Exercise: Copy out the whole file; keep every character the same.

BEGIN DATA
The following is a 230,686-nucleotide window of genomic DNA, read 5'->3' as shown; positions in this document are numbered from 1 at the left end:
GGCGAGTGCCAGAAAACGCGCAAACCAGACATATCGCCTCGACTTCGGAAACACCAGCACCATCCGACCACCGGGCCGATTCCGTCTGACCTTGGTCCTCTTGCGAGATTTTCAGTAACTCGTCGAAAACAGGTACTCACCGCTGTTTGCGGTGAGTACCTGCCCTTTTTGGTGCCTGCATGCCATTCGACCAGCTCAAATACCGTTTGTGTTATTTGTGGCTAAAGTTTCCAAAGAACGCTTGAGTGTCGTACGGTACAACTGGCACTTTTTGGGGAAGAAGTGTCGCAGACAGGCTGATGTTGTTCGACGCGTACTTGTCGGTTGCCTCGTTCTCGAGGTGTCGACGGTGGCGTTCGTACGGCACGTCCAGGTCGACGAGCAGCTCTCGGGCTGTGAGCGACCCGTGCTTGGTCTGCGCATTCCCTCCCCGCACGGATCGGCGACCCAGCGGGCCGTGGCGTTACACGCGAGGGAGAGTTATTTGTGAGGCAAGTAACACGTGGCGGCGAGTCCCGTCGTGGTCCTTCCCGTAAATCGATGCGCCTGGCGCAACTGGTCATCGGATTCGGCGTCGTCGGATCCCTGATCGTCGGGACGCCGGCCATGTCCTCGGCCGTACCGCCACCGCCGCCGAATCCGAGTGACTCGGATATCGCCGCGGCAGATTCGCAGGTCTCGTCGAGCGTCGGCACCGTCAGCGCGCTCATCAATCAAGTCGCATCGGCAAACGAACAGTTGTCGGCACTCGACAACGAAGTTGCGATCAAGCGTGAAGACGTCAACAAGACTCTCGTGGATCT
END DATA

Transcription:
The following is a 230,686-nucleotide window of genomic DNA, read 5'->3' as shown; positions in this document are numbered from 1 at the left end:
GGCGAGTGCCAGAAAACGCGCAAACCAGACATATCGCCTCGACTTCGGAAACACCAGCACCATCCGACCACCGGGCCGATTCCGTCTGACCTTGGTCCTCTTGCGAGATTTTCAGTAACTCGTCGAAAACAGGTACTCACCGCTGTTTGCGGTGAGTACCTGCCCTTTTTGGTGCCTGCATGCCATTCGACCAGCTCAAATACCGTTTGTGTTATTTGTGGCTAAAGTTTCCAAAGAACGCTTGAGTGTCGTACGGTACAACTGGCACTTTTTGGGGAAGAAGTGTCGCAGACAGGCTGATGTTGTTCGACGCGTACTTGTCGGTTGCCTCGTTCTCGAGGTGTCGACGGTGGCGTTCGTACGGCACGTCCAGGTCGACGAGCAGCTCTCGGGCTGTGAGCGACCCGTGCTTGGTCTGCGCATTCCCTCCCCGCACGGATCGGCGACCCAGCGGGCCGTGGCGTTACACGCGAGGGAGAGTTATTTGTGAGGCAAGTAACACGTGGCGGCGAGTCCCGTCGTGGTCCTTCCCGTAAATCGATGCGCCTGGCGCAACTGGTCATCGGATTCGGCGTCGTCGGATCCCTGATCGTCGGGACGCCGGCCATGTCCTCGGCCGTACCGCCACCGCCGCCGAATCCGAGTGACTCGGATATCGCCGCGGCAGATTCGCAGGTCTCGTCGAGCGTCGGCACCGTCAGCGCGCTCATCAATCAAGTCGCATCGGCAAACGAACAGTTGTCGGCACTCGACAACGAAGTTGCGATCAAGCGTGAAGACGTCAACAAGACTCTCGTGGATCT